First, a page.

Today, Johnthan Banks and Darius Slay have the biggest interviews of their life.
At the NFL Combine, the former Mississippi State cornerbacks are taking part in a job interview of sorts, working out in front of NFL scouts, coaches, general managers and media, with TV cameras rolling and every move, every tenth of a second, scrutinized across the country.
Banks has transformed himself from a zero-star recruit almost no one wanted to a Thorpe Award winner and All-American who many think will go in the first round of April’s NFL Draft.
A four-year starter with a boatload of interceptions to his name, Banks has plenty of tape for NFL teams to see.
One of the keys, many have said, is his 40-yard dash at the Combine.
“I’m working on anything, but the 40-yard dash is pretty important. I’ve been working very hard at it, trying to get everything perfect. It’s like trying to be a track guy for two days. I just want to give them what they want,” Banks said. “I talked to a few scouts, but they really haven’t given me much feedback about what’s going on because everyone’s really waiting on the Combine.”
That dash, of course, takes place this morning in Indianapolis.
Otherwise, Banks says, they know what he brings to the table. He’s instinctive and smart, and perhaps most importantly, he’s long.
So long that MSU quarterback Tyler Russell said he had to start adjusting his throws in practice because of it. Russell would think he had a window to get the ball to a receiver, then Banks would swoop in, throw one of his lengthy arms in the air and bat down the ball.
The length, in addition to his above-average height for the position, gives Banks some distinct advantages.
“I can do things other corners can’t,” he said. “It’s very valuable. If you don’t throw it high enough, if you think you can squeeze it in the corner, that’s where my length takes place.”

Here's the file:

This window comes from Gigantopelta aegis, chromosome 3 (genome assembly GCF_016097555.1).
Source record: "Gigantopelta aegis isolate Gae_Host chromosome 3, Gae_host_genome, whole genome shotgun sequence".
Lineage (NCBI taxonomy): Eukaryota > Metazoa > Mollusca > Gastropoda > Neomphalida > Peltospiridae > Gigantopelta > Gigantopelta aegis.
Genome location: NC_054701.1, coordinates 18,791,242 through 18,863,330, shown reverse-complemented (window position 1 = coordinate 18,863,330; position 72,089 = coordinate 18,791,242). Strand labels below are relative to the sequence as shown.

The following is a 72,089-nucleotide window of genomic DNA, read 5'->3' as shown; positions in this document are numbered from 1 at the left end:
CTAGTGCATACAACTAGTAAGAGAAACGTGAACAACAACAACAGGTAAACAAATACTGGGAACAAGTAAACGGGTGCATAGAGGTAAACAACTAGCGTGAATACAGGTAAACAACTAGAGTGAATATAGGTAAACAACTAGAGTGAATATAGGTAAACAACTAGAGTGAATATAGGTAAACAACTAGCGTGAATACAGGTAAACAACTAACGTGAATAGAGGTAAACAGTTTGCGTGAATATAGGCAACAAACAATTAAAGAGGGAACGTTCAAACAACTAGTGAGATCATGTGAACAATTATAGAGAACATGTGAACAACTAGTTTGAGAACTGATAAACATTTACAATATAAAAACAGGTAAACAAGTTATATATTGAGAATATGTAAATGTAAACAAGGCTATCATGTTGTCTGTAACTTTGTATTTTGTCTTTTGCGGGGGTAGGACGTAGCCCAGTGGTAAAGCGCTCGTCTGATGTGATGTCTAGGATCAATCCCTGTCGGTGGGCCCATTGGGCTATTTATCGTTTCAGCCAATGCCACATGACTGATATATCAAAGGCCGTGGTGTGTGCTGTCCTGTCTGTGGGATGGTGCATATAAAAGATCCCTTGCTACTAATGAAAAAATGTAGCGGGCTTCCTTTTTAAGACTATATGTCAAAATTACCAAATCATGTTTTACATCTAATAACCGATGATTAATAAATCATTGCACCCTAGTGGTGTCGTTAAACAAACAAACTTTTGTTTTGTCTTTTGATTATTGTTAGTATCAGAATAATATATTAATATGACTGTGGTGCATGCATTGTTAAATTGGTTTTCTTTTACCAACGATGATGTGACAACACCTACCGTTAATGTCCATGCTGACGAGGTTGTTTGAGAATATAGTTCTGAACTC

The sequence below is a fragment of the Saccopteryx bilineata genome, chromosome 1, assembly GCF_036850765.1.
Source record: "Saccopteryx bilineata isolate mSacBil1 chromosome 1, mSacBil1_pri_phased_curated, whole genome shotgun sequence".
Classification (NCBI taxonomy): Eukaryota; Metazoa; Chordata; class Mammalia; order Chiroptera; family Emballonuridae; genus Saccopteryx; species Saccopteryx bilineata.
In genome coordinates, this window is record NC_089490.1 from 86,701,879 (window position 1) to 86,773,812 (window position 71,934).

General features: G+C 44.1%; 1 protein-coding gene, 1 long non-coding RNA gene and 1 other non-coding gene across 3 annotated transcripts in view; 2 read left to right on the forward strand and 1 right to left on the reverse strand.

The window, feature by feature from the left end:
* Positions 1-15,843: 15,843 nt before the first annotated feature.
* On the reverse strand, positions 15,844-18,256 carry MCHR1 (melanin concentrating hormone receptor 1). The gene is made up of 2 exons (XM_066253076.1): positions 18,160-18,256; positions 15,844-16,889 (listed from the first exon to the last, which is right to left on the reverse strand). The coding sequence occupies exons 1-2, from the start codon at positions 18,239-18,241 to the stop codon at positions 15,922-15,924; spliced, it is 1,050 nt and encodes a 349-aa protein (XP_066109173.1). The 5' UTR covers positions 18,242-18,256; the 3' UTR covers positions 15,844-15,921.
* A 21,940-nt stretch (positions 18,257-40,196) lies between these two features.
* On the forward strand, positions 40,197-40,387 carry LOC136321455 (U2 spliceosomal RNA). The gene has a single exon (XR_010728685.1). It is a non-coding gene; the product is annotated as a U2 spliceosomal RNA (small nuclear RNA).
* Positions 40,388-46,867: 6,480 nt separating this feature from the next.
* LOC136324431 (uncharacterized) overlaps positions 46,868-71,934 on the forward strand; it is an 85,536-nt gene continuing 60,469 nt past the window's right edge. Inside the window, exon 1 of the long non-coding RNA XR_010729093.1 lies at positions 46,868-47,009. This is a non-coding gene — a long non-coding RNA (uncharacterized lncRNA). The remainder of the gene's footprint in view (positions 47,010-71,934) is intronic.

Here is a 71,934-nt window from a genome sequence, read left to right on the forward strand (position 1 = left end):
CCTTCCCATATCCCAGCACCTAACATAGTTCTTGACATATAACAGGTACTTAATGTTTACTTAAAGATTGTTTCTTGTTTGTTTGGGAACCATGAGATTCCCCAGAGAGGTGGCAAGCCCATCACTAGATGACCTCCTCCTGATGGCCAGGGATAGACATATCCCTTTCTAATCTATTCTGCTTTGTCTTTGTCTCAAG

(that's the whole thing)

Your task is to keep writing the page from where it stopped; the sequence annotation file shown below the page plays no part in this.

Taking the natural length he has, Banks has added to it with a strong regimen of studying film on opposing quarterbacks and receivers.
Pairing ability with knowledge, he says, is what led to a lot of his success.
“Most of the interceptions I got I tried to bait the quarterback,” Banks said. “Make him think they’re open and bam, I’m there. It’s been a blessing and I just thank God for my size and everything he’s blessed me with.”
And it’s that studying of film which helped Banks’ teammate Slay work his way onto the field and become such a force of his own in his senior year, as the two would spend hours together breaking down opponents.
Of course, Slay’s path was a bit different. A Georgia native, Slay signed with MSU out of high school, but ultimately had to go to junior college.
From there, he became one of the nation’s more sought-after corners, and despite advances from several other big programs, Slay ultimately decided to make it to his intended destination. However, by that time, Banks and Corey Broomfield had entrenched themselves as starters at cornerback, so Slay, despite his accolades, had to wait.
“I had to be patient and learn. As one of the top JUCO corners, it was kind of hard,” Slay said. “One thing I know for a fact, I got a lot of help from Corey Broomfield. He was my roommate. He kept me motivated, kept me positive because it was hard to come from JUCO.”
Two things led to the rise for Slay: his undeniable speed, and the opportunity to play next to Banks, one of the most well-known corners in the country by the time the 2012 season started.
As far back as September, New York Giants General Manager Jerry Reese traveled to Starkville to watch a game and said himself many would discover Slay simply because they’re watching MSU for Banks.